We get a promo from Daniel Puder who is going to face the future Miz in a Dixie Dogfight. It’s a dreadful promo.
Kurt Angle comes out for his Gold Medal challenge or whatever. He reveals his opponent to be Santa Claus. Kurt somehow turns this serious by saying that he loves his daughter but she only wants to ever write to Santa Claus instead of talking about him. Kurt has the bell rung, takes down Santa and makes him tap to the Ankle Lock. I would count this as a match but it really isn’t.
These are the two finalists for Tough Enough. We get a video package recapping the season, which also featured the future Ryback. This is basically a boxing match with odd rules. Miz surprisingly comes out and, if I were scoring the fight, wins the first round. They go all three one minute rounds with no knockouts, so it’s up to the fans. Teddy Long asks the fans and they choose Puder.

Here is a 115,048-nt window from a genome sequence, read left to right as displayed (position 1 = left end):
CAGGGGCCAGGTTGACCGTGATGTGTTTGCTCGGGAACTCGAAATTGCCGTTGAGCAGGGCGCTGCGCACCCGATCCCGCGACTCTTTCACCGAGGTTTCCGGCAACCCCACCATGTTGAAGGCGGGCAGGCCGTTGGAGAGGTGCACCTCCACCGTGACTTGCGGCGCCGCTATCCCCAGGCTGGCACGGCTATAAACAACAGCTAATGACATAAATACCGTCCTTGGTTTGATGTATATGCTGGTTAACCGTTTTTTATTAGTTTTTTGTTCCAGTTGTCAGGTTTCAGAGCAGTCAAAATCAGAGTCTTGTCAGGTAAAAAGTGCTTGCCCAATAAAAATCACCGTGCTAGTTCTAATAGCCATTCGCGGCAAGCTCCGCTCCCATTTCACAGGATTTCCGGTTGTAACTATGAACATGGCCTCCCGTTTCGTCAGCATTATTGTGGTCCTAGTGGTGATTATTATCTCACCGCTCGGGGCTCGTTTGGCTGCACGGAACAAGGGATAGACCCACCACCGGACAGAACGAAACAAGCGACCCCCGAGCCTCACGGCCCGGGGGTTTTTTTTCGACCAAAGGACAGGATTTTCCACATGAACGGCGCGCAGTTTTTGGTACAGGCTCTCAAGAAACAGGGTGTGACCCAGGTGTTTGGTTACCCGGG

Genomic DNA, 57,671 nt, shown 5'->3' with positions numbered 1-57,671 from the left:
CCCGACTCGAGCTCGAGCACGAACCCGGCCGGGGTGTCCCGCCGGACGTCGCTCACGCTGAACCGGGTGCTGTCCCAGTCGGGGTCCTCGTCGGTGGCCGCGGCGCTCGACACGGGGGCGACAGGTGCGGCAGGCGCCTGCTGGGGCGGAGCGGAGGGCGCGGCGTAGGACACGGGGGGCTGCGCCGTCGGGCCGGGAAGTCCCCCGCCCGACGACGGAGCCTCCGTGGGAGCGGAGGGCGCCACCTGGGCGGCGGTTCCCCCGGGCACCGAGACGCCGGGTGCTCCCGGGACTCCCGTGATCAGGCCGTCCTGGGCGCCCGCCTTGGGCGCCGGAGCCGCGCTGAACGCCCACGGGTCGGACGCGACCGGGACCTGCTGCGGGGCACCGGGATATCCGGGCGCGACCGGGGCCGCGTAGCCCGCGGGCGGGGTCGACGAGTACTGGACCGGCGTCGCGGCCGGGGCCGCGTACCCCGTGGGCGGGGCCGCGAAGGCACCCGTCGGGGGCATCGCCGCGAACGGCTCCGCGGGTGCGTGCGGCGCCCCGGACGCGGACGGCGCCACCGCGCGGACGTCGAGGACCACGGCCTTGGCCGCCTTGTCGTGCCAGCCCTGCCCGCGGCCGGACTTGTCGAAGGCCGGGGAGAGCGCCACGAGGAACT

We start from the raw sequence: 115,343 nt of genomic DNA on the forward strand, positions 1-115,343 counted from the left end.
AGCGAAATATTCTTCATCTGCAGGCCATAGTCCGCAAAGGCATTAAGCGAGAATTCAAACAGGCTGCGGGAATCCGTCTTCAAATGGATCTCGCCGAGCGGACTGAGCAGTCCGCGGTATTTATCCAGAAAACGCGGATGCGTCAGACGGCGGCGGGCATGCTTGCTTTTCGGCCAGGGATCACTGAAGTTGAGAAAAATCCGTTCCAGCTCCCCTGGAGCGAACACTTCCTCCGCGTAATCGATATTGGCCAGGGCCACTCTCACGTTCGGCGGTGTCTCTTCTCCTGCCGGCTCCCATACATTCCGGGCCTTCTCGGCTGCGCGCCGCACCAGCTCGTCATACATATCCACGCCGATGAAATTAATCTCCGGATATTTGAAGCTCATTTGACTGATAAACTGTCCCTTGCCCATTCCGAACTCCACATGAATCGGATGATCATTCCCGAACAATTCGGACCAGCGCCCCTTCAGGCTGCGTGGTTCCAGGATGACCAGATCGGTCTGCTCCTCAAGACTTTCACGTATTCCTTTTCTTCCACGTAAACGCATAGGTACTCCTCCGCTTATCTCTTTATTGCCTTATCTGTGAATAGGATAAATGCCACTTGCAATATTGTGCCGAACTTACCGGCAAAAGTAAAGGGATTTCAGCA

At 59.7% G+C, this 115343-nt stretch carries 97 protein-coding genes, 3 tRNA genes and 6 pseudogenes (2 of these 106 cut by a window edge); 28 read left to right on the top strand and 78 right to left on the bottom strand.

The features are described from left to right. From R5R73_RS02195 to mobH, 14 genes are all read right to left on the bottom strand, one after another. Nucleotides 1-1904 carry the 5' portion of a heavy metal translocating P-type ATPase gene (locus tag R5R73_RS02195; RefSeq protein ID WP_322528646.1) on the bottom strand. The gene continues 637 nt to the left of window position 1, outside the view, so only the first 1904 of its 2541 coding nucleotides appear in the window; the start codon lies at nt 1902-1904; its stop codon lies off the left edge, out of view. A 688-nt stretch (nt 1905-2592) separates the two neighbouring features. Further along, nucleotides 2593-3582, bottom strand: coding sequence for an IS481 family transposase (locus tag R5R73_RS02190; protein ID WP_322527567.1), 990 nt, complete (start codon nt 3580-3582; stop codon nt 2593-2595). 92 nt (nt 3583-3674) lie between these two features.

It’s hard to really judge something like that. They did the best they could though it was just two guys wailing away on each other in one minute bursts.
Both guys get interviewed after the minute. Miz makes one minor mistake but Daniel Puder looks lost when a microphone is put in front of him. It’s rather embarrassing.
Backstage, Booker T and Eddie Guerrero are discussing how much they want to get their hands on JBL. Classic Eddie here as he says that he could easily pin Booker to win the title tonight. Booker laughs and says the same thing back basically, causing Eddie to laugh. Eddie brings up the Undertaker and Booker says he’ll take him down too. They talk about teaming up until Undertaker shows up and stares them down. It’s actually pretty funny.